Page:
During the Festival, Elen texted many photos to her family as she participated in different booths and events. “My family is scattered all over the world,” she explained “We all have the diaspora experience of whenever you’re in touch with your culture in a meaningful way in a meaningful place, it makes everybody else happy for you—so I sent pictures to my mom and grandparents and my aunt in many corners of the world.”
Elen represented her family at the Festival and included them in the festivities by sharing her photos. By texting images to family in real time, the significance of the Smithsonian featuring Armenian culture was felt around the world. In this instance, photographs connected both diaspora and homeland Armenians to their cultural heritage.
While Elen’s photos helped her share the Festival with those unable to attend, George Wolohojian’s displayed a deeper connection to his family who came with him. A lifelong amateur photographer, he describes himself as someone who might not have an incredible eye but loves to document his life nonetheless. As George discussed his relationship to photographs, he explained that photos matter to him when they display emotion, especially in people’s faces.
At the Food Memories booth, visitors could share their food-related memories to be recorded for the Festival archives—many describing the scents and flavors associated with their cultural identity. Though growing up George was fairly removed from any Armenian community in the United States, he did eat Armenian food at home. For those like George, who grew up less immersed in their Armenian heritage, food is often a way families interact with their homeland culture.
George shared with me a photo his daughter had taken while he was being interviewed at the Food Memories booth. While he was sure his children had heard these stories plenty of times before, amid recounting them he remembered looking up at their faces and feeling that they understood the weight of recording them. The photo of his participation both documents his contribution to the preservation of Armenian heritage and reminds George of preserving his heritage within his family.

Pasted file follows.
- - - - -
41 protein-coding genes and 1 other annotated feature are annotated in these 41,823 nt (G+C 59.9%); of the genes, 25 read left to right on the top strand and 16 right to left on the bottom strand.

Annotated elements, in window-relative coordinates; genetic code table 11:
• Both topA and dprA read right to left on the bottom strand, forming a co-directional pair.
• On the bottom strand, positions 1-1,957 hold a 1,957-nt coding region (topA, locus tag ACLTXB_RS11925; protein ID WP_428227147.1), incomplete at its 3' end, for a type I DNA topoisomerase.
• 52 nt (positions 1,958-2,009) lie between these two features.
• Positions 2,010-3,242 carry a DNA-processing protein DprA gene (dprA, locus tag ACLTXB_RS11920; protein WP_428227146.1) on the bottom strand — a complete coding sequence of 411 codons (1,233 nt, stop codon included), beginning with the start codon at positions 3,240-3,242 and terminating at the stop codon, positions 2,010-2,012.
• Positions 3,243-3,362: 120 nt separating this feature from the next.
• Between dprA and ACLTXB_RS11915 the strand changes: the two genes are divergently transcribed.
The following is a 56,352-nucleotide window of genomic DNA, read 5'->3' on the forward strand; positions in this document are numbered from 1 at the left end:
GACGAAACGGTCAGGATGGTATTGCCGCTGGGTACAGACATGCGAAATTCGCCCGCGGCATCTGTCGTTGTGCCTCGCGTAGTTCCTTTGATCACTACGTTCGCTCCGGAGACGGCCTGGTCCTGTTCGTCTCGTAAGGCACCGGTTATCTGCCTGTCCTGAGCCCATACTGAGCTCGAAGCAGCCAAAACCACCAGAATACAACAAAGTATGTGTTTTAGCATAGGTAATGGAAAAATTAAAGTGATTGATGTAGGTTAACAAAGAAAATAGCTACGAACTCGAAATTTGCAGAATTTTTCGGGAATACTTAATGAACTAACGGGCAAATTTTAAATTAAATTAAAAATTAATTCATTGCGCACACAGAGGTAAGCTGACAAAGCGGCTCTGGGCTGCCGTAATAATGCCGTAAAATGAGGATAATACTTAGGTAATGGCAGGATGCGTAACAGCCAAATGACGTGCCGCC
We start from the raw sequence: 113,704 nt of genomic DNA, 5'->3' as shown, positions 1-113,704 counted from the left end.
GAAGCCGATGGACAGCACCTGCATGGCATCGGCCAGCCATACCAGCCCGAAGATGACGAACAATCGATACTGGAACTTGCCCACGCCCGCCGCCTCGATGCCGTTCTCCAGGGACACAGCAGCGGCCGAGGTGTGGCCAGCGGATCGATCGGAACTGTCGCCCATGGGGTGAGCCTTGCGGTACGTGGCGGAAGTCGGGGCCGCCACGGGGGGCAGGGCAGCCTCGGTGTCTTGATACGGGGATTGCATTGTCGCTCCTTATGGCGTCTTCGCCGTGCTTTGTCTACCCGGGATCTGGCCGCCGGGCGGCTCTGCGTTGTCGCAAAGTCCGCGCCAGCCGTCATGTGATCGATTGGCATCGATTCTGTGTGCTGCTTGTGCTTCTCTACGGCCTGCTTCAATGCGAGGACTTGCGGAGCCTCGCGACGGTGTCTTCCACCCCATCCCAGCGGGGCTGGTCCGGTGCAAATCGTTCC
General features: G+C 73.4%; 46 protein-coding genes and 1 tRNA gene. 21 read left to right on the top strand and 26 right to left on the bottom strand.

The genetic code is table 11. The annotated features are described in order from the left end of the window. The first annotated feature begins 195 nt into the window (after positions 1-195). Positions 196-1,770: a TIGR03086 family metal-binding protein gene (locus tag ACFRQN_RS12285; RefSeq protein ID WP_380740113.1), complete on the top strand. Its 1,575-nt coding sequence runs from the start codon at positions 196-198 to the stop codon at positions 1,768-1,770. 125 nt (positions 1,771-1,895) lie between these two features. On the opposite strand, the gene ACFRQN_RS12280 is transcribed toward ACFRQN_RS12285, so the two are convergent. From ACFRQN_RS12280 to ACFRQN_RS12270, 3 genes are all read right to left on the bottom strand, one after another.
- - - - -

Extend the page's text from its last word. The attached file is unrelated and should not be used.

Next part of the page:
As George continued to reflect on his photos, he returned to one of his family enjoying some freshly baked lavash, a thin Armenian bread. A combination of good lighting, happy faces, and a glimpse of the National Mall, George considered this the perfect moment to capture the delight his family experienced at the Festival. Particularly, this photo celebrates a unique opportunity for his two children, Daniel and Jessica, who were adopted at infancy, to explore their heritage. He explained that while they may not be biologically related, “we are a family, and they have learned through food and tradition and story much about Armenian heritage. I believe they are very proud of their name.”
George and Elen’s reflections demonstrate the power of personal photographs to preserve. Although photos will never fully capture the emotion and setting of a particular moment, they can help sustain memories and even culture.
Anna Beth Corson is a cultural sustainability intern at the Center for Folklife and Cultural Heritage and a graduate of Covenant College, where she studied international relations and art history. As a student, she interned for the Smithsonian Cultural Rescue Initiative, where she developed an interest in studying the destruction of cultural heritage sites during conflict. At the Center, she has focused her research on Armenian American cultural heritage and identity.